What is your background?
I grew up in Baghdad, Iraq, in very difficult times of wars and sanctions. In 2005, my family fled Iraq to neighboring Syria. I had just graduated high school. There was no chance of continuing my education in Damascus due to the overwhelming number of Iraqi refugees who flooded the city. In 2008, my family heard the relieving news of our acceptance for refugee resettlement in the U.S. My first year here was particularly challenging, as not only did I have to work in a completely new environment and speak a different language, but I also had to make sure that my mother received the healthcare she needed. In fall of 2009, after four years of putting my education on hold, I started community college in San Diego. In fall of 2012, I transferred to University of California-San Diego, majoring in Biochemistry-Cell Biology. Finally, in 2015 I earned my acceptance to Marian University-College of Osteopathic Medicine. I am very excited about my journey in healthcare.
If money and time were no concern, what would you like to do?
I have always wanted to travel the world and learn more about the different cultures, cuisines, and customs. I would definitely take more road trips, and I would camp in scenic places around the globe. One dream I have is to found an international refugee organization to help those who are least fortunate.
What course in college had the greatest impact on you and why?
Aside from enjoying sciences, one course I took at UCSD, “The History of The Beatles,” had a special influence on me. I enjoyed learning about how the rock & roll genre evolved, but the lesson I took was far more meaningful. I found the story of the Beatles to be quite fascinating. Four individuals from a completely different walks of life and different childhood experiences were united by music to become the most influential band in history. It is just a wonderful example of the many similarities we have with each other, but it’s up to us to realize it.
How is higher education in the U.S. different from your country of origin?
Higher education in Iraq has unfortunately been deteriorating due to unrest and corruption. As far as medical education, I am always inspired by how much young physicians can do with their hands and without having the latest imaging and surgical technology. On the other hand, the practice of medicine in the U.S. has become so dependent on technology that it’s taking us a step away from manual diagnostics.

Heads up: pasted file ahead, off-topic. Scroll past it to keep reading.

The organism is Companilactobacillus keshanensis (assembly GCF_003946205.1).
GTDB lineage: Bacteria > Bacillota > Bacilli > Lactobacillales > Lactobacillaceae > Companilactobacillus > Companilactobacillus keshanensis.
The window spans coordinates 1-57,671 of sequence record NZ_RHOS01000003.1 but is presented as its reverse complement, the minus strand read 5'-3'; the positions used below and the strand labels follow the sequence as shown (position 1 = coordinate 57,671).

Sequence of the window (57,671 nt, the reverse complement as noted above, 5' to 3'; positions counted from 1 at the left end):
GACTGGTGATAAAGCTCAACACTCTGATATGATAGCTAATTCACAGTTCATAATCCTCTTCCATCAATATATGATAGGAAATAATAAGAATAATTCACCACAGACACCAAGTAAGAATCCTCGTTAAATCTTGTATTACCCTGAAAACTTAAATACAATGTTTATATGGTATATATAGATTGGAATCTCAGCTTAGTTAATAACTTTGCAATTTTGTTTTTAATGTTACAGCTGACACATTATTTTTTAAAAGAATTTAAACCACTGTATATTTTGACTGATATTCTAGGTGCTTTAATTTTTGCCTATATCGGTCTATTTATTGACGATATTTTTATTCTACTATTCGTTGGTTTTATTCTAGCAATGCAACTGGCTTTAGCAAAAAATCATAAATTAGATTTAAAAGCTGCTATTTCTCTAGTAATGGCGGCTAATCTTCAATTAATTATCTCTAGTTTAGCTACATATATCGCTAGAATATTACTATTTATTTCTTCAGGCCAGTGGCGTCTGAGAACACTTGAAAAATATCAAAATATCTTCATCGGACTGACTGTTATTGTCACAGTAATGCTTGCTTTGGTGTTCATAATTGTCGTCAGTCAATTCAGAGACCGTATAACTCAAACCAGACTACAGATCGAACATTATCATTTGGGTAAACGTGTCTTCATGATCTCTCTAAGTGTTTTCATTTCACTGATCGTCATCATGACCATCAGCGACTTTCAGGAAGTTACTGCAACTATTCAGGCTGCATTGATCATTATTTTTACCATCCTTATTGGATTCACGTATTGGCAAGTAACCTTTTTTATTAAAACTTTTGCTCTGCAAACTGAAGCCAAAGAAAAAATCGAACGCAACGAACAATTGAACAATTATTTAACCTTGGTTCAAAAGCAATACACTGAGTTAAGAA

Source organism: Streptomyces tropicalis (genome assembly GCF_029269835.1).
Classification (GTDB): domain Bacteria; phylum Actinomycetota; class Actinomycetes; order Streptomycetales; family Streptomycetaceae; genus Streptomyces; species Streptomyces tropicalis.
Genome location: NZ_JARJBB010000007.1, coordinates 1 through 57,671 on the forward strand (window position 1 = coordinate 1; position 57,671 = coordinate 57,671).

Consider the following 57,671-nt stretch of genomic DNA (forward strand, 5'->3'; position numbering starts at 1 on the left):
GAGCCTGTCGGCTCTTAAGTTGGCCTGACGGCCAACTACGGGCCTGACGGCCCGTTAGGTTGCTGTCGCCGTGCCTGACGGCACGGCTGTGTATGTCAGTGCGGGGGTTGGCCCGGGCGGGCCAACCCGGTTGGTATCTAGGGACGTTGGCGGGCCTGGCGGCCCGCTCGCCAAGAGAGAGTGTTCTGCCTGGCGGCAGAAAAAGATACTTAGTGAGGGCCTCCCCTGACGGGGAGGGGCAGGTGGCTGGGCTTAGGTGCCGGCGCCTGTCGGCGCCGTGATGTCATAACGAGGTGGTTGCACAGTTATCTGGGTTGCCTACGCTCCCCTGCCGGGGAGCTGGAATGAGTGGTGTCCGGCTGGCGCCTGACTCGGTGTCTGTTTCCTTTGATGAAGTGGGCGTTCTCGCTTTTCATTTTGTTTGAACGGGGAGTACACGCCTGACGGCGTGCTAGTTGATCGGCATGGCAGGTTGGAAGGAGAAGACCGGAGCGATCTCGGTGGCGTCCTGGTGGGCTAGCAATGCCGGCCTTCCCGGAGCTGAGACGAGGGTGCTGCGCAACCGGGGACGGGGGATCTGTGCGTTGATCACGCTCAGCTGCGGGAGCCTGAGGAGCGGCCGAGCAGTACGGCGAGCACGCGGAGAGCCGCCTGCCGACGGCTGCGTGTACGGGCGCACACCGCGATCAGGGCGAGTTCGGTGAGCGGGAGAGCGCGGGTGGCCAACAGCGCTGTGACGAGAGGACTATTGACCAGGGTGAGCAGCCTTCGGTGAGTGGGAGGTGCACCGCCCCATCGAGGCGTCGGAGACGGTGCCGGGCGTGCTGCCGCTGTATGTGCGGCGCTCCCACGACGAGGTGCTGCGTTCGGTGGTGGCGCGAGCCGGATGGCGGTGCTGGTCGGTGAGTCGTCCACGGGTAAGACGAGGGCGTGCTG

I believe that manual diagnostics is an essential component for establishing a comforting environment for patients. It’s part of the reason why I was interested in Osteopathic training. The focus is on treating the patient as a whole and emphasizing manual diagnostics of neuromusculoskeletal dysfunctions as a first sign for the patients’ ailments. My goal is influenced by both countries’ practices, as I intend to emphasize manual diagnostics as well as take advantage of invaluable medical technology.
What was the best advice you were ever given and who gave it to you?
Recently, I met with Dr. Patch Adams. He said “even in your darkest days, even if you work in a hospital environment filled with negativity, if you shine with love and kindness you will make all the difference in the world. Be that different person.” I found great wisdom and peace with what he said. He inspired me to become the best doctor I can be, but more importantly, he inspired me to be a better human being.
Is there something about you (talents, interests?) that people might be surprised to learn?
I am an outdoor enthusiast. My love for nature explains why my favorite hobbies are camping and fishing. Since I came to the U.S., San Diego has become home. My weekly routine includes a day of fishing at the pier. One adventure I had was camping for three days on the uninhabited side of Catalina island and fishing just like our ancestors did. It was quite an experience!
How do you think your education in the liberal arts and sciences will impact your work as an osteopathic physician, once you get your credentials?
My exposure to the liberal arts and sciences has made me a well-rounded individual. To become a great physician, I have to find something in common with each and every patient and, in a way, show them that I’m looking at them as people and not merely cases. Through my education, I’ve gained many interests outside of medicine which helps make my conversations with patients more smooth.
From a personal experience, being in healthcare is a challenge when language is a barrier. However, my education helped me through that challenge tremendously. My first volunteer experience at a hospital came at a time when my English was still rudimentary. I decided that the best way to communicate with patients then was to reflect what I was learning in my classes. I started taking my guitar to their rooms to play music. I showed them some of my artwork. They were very pleased and grateful.